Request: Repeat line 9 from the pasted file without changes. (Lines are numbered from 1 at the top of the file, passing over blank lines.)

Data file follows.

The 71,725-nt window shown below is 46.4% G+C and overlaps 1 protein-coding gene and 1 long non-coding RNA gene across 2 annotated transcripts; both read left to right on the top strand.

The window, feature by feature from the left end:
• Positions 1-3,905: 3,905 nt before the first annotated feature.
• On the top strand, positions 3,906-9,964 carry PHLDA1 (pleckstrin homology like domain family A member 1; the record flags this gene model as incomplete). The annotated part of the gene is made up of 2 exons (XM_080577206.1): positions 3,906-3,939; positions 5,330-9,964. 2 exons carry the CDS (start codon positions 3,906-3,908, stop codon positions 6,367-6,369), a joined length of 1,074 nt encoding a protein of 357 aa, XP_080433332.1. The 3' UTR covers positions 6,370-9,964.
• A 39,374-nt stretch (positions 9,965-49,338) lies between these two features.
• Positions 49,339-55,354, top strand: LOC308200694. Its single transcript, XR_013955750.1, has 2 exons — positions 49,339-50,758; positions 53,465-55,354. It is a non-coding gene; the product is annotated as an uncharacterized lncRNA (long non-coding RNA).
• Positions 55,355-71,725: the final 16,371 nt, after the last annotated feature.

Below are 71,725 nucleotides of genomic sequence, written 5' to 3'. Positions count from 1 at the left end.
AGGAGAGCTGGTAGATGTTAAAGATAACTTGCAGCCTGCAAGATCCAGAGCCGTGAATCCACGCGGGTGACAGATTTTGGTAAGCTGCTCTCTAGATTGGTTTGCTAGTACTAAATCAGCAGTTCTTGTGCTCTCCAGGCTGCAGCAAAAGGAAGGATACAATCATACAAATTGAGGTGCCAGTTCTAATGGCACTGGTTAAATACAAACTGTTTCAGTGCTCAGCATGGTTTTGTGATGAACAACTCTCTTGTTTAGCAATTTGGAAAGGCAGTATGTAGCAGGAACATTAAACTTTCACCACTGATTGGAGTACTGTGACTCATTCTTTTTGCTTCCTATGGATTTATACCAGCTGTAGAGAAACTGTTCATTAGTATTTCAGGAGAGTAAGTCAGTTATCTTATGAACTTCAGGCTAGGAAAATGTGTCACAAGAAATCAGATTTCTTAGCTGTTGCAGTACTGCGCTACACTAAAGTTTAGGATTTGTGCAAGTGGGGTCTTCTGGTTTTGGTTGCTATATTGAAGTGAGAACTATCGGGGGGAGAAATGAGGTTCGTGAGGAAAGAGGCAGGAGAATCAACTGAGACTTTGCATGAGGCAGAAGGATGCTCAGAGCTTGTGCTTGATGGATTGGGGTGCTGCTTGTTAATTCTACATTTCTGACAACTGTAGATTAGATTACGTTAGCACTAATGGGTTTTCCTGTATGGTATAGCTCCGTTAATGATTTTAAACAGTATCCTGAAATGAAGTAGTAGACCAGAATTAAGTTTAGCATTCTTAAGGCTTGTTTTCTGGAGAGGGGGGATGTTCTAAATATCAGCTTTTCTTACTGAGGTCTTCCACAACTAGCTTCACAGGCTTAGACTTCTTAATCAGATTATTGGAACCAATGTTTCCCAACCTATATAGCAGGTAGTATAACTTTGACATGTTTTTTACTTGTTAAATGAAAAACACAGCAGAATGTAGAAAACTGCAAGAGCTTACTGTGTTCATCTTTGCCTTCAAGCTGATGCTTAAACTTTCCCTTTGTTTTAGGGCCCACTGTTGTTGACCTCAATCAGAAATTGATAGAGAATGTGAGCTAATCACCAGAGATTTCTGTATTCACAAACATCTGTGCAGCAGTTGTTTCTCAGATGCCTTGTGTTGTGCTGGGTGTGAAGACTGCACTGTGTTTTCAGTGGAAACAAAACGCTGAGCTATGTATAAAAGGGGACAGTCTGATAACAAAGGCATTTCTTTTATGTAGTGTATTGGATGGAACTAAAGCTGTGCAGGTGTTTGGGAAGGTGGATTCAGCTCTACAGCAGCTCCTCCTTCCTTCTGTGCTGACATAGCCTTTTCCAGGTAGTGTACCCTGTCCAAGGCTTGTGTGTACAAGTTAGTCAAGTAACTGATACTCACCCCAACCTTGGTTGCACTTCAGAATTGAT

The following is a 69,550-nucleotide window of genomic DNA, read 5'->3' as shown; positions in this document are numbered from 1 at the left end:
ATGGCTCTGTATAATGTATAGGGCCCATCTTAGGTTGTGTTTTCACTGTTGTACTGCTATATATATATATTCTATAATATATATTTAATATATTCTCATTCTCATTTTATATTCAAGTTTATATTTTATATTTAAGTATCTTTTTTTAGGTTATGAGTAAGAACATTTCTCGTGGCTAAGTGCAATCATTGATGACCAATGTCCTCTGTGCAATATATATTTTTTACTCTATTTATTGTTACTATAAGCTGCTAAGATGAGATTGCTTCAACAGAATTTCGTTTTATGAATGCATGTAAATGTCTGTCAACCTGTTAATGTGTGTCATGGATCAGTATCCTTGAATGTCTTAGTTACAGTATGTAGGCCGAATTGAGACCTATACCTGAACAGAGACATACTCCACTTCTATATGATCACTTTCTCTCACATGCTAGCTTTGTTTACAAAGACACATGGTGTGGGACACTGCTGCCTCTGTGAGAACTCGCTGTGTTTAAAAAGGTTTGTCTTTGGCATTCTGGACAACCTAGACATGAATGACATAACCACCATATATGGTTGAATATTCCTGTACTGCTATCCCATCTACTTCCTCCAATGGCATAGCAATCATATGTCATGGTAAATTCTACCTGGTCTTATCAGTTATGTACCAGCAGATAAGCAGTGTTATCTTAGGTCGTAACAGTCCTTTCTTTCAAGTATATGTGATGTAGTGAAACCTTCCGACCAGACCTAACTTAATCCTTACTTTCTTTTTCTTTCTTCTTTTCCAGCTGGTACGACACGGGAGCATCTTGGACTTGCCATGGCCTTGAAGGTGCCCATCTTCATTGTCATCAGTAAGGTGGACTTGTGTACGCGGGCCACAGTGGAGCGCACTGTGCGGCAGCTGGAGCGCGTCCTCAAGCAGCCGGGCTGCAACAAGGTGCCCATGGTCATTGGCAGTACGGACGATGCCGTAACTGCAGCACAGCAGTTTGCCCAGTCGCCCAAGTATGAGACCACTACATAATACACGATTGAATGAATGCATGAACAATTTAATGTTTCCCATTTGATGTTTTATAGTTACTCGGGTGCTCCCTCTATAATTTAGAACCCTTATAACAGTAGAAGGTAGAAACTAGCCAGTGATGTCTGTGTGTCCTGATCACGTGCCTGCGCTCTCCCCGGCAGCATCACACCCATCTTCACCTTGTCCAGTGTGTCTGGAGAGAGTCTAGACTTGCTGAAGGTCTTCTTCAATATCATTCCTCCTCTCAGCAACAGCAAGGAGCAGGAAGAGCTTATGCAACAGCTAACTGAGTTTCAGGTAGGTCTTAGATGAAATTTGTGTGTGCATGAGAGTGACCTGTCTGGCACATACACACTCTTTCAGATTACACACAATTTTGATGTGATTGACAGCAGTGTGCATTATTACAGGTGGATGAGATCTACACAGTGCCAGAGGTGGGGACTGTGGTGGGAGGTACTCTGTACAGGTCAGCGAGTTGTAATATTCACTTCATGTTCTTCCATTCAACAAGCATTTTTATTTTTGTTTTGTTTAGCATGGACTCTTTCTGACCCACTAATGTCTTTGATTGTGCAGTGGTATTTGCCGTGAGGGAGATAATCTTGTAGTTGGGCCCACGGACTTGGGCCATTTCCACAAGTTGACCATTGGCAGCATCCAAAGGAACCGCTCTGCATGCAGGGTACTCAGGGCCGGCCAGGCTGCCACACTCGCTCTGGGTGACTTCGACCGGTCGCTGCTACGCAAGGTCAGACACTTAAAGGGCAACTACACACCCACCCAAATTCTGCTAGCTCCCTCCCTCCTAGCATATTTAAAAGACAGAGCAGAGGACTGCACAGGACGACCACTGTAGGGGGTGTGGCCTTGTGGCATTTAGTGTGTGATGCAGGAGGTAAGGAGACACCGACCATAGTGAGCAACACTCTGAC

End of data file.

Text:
AGGAGAGCTGGTAGATGTTAAAGATAACTTGCAGCCTGCAAGATCCAGAGCCGTGAATCCACGCGGGTGACAGATTTTGGTAAGCTGCTCTCTAGATTGGTTTGCTAGTACTAAATCAGCAGTTCTTGTGCTCTCCAGGCTGCAGCAAAAGGAAGGATACAATCATACAAATTGAGGTGCCAGTTCTAATGGCACTGGTTAAATACAAACTGTTTCAGTGCTCAGCATGGTTTTGTGATGAACAACTCTCTTGTTTAGCAATTTGGAAAGGCAGTATGTAGCAGGAACATTAAACTTTCACCACTGATTGGAGTACTGTGACTCATTCTTTTTGCTTCCTATGGATTTATACCAGCTGTAGAGAAACTGTTCATTAGTATTTCAGGAGAGTAAGTCAGTTATCTTATGAACTTCAGGCTAGGAAAATGTGTCACAAGAAATCAGATTTCTTAGCTGTTGCAGTACTGCGCTACACTAAAGTTTAGGATTTGTGCAAGTGGGGTCTTCTGGTTTTGGTTGCTATATTGAAGTGAGAACTATCGGGGGGAGAAATGAGGTTCGTGAGGAAAGAGGCAGGAGAATCAACTGAGACTTTGCATGAGGCAGAAGGATGCTCAGAGCTTGTGCTTGATGGATTGGGGTGCTGCTTGTTAATTCTACATTTCTGACAACTGTAGATTAGATTACGTTAGCACTAATGGGTTTTCCTGTATGGTATAGCTCCGTTAATGATTTTAAACAGTATCCTGAAATGAAGTAGTAGACCAGAATTAAGTTTAGCATTCTTAAGGCTTGTTTTCTGGAGAGGGGGGATGTTCTAAATATCAGCTTTTCTTACTGAGGTCTTCCACAACTAGCTTCACAGGCTTAGACTTCTTAATCAGATTATTGGAACCAATGTTTCCCAACCTATATAGCAGGTAGTATAACTTTGACATGTTTTTTACTTGTTAAATGAAAAACACAGCAGAATGTAGAAAACTGCAAGAGCTTACTGTGTTCATCTTTGCCTTCAAGCTGATGCTTAAACTTTCCCTTTGTTTTAGGGCCCACTGTTGTTGACCTCAATCAGAAATTGATAGAGAATGTGAGCTAATCACCAGAGATTTCTGTATTCACAAACATCTGTGCAGCAGTTGTTTCTCAGATGCCTTGTGTTGTGCTGGGTGTGAAGACTGCACTGTGTTTTCAGTGGAAACAAAACGCTGAGCTATGTATAAAAGGGGACAGTCTGATAACAAAGGCATTTCTTTTATGTAGTGTATTGGATGGAACTAAAGCTGTGCAGGTGTTTGGGAAGGTGGATTCAGCTCTACAGCAGCTCCTCCTTCCTTCTGTGCTGACATAGCCTTTTCCAGGTAGTGTACCCTGTCCAAGGCTTGTGTGTACAAGTTAGTCAAGTAACTGATACTCACCCCAACCTTGGTTGCACTTCAGAATTGAT